U.S.-based athletes’ performance excites AFN

The build-up by some Nigerian athletes based in the United States ahead of the National Trials for the Paris 2024 Olympic Games is giving officials of the Athletics Federation of Nigeria (AFN) great excitement.
Favour Ofili

Favour Ofili

The build-up by some Nigerian athletes based in the United States ahead of the National Trials for the Paris 2024 Olympic Games is giving officials of the Athletics Federation of Nigeria (AFN) great excitement.
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Since the end of the 13th African Games in Ghana, where track and field stars helped Team Nigeria to the second position on the medals table, the nation’s athletes have turned in impressive results in various meets across the United States.
 
At the weekend, Favour Ofili, who was not part of the party in Ghana, ran the fastest time of her career, clocking 10.85secs to win the women’s 100m at the Battle on the Bayou.
 
She beat Brianna Lyston of Jamaica, who clocked 10.87s and USA’s McKenzie Long. The time is Ofili’s fastest in all conditions, but she holds a legal 10.93 lifetime best.
 
Also, Godson Brume, who could not make the African Games train to Ghana, won his 100m at the Battle on the Bayou, running in 10.17secs. He ran 20.74secs in the 200m.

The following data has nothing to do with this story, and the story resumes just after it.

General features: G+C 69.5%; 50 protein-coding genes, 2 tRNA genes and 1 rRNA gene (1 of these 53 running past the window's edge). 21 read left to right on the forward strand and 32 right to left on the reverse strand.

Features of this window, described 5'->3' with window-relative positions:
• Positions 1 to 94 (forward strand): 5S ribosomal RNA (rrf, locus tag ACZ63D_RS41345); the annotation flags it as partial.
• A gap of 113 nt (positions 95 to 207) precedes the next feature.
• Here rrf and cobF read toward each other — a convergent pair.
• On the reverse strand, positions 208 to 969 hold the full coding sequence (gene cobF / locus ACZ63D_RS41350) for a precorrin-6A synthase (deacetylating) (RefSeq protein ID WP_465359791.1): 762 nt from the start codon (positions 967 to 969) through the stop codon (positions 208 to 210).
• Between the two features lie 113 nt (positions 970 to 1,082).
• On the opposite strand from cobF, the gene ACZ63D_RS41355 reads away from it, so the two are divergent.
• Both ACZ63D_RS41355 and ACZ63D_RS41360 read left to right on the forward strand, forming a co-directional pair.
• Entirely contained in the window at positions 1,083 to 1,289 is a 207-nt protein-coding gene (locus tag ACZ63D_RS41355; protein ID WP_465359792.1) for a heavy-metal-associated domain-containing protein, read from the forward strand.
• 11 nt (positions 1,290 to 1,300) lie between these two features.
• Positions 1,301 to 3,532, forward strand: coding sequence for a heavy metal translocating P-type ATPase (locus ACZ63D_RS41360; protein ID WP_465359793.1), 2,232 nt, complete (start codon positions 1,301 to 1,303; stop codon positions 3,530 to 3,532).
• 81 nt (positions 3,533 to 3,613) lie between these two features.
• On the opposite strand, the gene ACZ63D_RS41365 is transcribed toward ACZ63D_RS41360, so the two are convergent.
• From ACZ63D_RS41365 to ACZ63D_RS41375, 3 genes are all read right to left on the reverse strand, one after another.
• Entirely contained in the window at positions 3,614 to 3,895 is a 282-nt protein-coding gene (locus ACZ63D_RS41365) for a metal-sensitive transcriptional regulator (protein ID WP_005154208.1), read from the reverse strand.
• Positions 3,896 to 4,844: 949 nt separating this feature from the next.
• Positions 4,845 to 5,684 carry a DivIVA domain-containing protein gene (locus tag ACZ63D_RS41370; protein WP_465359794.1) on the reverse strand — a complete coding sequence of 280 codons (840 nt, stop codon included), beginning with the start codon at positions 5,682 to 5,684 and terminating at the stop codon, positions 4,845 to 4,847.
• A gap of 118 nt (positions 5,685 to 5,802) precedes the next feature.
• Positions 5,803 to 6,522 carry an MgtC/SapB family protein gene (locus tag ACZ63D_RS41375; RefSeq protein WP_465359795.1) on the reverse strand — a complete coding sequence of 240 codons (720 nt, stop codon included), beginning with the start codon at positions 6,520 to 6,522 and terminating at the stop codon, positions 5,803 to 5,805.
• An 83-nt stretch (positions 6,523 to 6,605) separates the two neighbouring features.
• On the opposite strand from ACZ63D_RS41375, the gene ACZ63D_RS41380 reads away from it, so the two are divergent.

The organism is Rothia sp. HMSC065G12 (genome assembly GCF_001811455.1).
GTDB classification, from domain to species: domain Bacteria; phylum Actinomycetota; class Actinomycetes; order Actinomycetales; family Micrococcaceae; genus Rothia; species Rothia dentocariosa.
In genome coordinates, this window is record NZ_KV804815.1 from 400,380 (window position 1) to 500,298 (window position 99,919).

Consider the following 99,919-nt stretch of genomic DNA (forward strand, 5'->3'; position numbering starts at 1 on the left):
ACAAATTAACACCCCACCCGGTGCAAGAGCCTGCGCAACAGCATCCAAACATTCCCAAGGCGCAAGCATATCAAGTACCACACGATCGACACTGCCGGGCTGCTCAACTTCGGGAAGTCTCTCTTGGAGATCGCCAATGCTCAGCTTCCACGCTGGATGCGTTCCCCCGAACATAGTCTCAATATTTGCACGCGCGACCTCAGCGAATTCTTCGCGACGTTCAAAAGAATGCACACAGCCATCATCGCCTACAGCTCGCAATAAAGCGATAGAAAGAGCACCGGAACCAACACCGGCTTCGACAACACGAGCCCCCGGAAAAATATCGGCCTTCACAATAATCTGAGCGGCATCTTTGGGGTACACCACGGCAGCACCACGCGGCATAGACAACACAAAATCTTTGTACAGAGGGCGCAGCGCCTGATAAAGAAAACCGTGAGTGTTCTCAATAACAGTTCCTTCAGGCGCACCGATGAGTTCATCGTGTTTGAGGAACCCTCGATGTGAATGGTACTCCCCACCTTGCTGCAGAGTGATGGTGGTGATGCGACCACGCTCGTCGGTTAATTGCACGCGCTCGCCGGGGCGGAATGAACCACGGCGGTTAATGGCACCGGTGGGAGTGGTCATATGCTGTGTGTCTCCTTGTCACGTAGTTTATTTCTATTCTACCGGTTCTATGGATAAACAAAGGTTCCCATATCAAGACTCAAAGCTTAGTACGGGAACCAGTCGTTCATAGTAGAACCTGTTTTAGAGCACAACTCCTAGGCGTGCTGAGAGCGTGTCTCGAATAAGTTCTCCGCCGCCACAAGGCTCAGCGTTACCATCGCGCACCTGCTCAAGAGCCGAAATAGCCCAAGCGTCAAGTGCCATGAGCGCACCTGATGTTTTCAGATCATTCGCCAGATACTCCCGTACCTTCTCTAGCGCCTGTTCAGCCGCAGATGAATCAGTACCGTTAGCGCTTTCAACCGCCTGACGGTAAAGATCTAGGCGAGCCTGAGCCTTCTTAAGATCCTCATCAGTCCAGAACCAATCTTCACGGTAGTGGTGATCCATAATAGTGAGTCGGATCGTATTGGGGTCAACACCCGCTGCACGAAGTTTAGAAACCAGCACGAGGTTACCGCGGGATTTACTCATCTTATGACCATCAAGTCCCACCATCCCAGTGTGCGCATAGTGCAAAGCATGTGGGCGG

Perhaps, the biggest race came from Favour Ashe, who returned to action after an unfortunate brush with the Auburn Police to prove he is not a one-race wonder sprinter, running the world’s first sub-10s wind-legal 100m of the season, at Auburn Track and Field, USA.
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The 21-year-old sped to a Personal Season’s best and world-leading time best of 9.99secs to win the 100m event at the Florida Relays in Florida. He supplanted Japan’s Abdul Hakim Sani Brown (10.02sec) as the fastest man so far this season outdoors.
 
Before then, Samuel Ogazi broke a 26-year-old record to emerge as the new Nigerian 400m U-18 record holder after running a 45.35seconds lifetime best at the 2024 Battle on the Bayou held at the LouisianaState University’s Bernie Moore Track Stadium in Baton Rouge.
 
Ogazi was beaten to the top position in the final classification by Christopher Morales Williams, who ran 45.18 to win, but the Nigerian made history as the fastest Nigerian U-18 to break 45.40 seconds in the event.
 
Nduka Awazie ran 45.44seconds to set the mark in Senegal in 1998 and it stood for 26 years until Ogazi, who came to the competition with a 45.91seconds lifetime best and 46.26seconds personal season best, erased it.
 
According to SportsNow.com, Ogazi’s time is also the second fastest Nigerian U-20 time of all time behind Emmanuel Bamidele (45.28seconds) and the fastest U-20 time in the world so far this term.
 
“I can’t imagine what the AFN National Trials will look like in a few months to come,” an official said in a chat with The Guardian yesterday.
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